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LePage talks to White House about controversy over lobstermen restrictions

The former Maine governor had a phone conversation with 'senior White House officials,' his political organization says.

AUGUSTA, Maine — Former Gov. Paul LePage continues to be involved with the debate over proposed new regulations on Maine lobstermen, designed to protect right whales.

Several weeks ago, Gov. LePage sent a letter to President Donald Trump, opposing those new restrictions and saying they are an "overreach" by the government because Maine fishermen aren’t harming the whales.

Now the former governor’s political organization says LePage had a phone conversation on the issue today with what it calls "senior White House officials."

RELATED: Mills, LePage find agreement on helping lobstermen fight feds

“I’m pleased to say that today was a good first step … I am hopeful a solution can be found that is focused on science and not statistics," the governor is quoted as saying.

Asked if the Mills administration was consulted about the discussion with the Trump administration, Julie Rabinowitz of Maine People Before Politics said the White House contacted LePage. She said the former governor told the White House to include Maine Marine Resources Commissioner Pat Keliher in the discussion, and that LePage contacted the Mills administration to tell them of the call as soon as it was over.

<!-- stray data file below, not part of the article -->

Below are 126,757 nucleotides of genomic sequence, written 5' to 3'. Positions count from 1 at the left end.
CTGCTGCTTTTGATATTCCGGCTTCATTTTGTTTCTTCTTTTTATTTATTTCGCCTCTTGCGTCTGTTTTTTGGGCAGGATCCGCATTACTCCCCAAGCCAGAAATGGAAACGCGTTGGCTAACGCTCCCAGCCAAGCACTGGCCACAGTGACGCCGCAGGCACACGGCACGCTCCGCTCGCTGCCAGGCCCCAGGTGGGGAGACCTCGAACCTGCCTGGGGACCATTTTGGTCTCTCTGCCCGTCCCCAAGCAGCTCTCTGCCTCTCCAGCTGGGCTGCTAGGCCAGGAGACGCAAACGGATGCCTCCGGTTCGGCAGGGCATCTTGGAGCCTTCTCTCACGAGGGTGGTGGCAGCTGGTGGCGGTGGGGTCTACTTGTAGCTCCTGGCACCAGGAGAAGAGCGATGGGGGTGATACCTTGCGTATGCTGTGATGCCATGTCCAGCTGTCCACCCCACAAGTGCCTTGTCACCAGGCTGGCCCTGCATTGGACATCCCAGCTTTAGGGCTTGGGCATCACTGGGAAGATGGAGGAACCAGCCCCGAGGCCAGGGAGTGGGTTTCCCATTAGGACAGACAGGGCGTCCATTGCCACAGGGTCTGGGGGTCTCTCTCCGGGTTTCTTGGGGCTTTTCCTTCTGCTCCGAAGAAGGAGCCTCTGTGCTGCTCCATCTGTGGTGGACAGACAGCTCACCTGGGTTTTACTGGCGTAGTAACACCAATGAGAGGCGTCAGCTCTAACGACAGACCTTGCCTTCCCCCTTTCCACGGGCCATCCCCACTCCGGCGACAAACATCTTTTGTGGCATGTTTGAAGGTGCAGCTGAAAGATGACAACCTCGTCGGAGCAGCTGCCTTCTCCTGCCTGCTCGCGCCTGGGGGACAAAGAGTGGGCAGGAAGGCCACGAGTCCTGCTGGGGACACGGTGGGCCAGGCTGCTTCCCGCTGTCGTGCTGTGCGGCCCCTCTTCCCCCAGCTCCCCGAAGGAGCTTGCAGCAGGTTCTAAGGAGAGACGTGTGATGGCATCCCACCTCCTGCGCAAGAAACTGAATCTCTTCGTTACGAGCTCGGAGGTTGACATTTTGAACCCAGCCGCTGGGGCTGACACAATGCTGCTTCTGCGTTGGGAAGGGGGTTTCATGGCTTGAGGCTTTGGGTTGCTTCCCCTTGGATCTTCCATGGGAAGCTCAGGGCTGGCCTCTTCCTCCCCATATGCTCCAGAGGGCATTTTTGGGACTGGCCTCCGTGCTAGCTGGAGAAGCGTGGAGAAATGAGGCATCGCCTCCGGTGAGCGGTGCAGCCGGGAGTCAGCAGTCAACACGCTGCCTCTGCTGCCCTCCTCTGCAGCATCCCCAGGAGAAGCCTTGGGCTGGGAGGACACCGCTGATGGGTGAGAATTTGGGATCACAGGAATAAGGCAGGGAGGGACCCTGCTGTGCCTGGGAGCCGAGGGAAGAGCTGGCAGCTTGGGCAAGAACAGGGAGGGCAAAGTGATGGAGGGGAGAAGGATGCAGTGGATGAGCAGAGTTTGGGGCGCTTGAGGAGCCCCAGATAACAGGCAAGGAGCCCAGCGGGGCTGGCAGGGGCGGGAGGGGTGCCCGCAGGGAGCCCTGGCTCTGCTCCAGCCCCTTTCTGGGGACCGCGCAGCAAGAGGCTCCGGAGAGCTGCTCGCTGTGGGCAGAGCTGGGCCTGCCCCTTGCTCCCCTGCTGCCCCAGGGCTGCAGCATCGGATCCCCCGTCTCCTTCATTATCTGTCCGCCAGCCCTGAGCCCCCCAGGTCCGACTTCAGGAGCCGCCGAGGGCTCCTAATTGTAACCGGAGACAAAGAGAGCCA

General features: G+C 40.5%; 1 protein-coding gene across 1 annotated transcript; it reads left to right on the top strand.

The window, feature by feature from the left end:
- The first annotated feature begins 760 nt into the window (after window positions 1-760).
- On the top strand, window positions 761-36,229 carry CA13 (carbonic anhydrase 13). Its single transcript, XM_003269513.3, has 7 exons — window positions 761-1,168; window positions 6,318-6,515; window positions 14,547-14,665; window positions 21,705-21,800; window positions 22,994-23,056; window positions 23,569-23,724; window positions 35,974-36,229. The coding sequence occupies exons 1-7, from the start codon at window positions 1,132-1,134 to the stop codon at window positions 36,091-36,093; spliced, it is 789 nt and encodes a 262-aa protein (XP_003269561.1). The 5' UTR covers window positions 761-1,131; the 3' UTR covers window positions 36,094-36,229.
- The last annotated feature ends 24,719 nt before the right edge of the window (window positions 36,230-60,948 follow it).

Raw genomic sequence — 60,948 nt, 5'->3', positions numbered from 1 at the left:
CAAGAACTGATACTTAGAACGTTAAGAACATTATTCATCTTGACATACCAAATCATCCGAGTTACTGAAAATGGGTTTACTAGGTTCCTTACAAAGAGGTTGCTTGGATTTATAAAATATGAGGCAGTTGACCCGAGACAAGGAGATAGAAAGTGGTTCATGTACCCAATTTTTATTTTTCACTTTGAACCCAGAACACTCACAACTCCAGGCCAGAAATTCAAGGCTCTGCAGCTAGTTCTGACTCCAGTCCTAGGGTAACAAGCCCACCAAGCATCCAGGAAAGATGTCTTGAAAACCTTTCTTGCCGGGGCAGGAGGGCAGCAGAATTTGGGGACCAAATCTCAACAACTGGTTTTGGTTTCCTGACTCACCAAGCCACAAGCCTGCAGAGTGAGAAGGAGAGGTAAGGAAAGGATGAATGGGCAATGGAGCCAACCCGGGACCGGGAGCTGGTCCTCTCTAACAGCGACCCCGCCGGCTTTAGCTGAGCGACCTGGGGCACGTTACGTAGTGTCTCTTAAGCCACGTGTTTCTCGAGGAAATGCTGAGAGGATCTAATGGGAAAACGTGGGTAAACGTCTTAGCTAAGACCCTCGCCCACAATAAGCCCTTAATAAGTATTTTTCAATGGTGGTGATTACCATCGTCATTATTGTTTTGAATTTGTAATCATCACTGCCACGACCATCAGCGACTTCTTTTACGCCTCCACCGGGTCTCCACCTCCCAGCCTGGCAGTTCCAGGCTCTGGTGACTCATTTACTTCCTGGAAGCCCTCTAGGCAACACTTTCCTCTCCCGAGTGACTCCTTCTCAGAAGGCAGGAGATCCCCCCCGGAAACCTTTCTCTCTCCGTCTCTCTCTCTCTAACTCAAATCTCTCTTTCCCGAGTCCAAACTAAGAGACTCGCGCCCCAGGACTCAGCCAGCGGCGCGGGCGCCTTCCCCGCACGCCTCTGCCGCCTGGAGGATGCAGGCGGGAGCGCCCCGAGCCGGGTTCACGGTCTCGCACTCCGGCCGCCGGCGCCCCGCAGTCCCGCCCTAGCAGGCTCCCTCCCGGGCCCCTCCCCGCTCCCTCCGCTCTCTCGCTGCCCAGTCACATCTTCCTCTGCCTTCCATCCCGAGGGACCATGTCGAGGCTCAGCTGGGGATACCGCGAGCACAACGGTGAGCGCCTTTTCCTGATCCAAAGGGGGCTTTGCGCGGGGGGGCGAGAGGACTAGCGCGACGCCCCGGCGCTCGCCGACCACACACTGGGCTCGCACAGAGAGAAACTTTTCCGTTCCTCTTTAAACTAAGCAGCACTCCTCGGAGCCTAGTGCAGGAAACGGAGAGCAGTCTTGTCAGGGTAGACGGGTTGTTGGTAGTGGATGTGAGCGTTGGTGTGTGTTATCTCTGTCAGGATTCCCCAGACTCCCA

Commissioner Keliher has said he will announce a plan later this month for how Maine should respond to the federal government’s whale demands.

Gov. Janet Mills has said she is opposed to those new restrictions, and instructed Keliher to only regulate Maine fishermen for the impact they actually have on right whales. Gov. Mills has agreed with fishermen that they have minimal effect on the whales, and that the proposed federal restrictions would cause severe harm to the industry with little or no benefit to whales.